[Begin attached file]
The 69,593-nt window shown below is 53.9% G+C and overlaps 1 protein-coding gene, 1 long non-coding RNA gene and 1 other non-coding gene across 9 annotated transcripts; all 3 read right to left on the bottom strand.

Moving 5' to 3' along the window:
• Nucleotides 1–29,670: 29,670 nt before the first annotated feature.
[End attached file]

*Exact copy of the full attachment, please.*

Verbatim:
The 69,593-nt window shown below is 53.9% G+C and overlaps 1 protein-coding gene, 1 long non-coding RNA gene and 1 other non-coding gene across 9 annotated transcripts; all 3 read right to left on the bottom strand.

Moving 5' to 3' along the window:
• Nucleotides 1–29,670: 29,670 nt before the first annotated feature.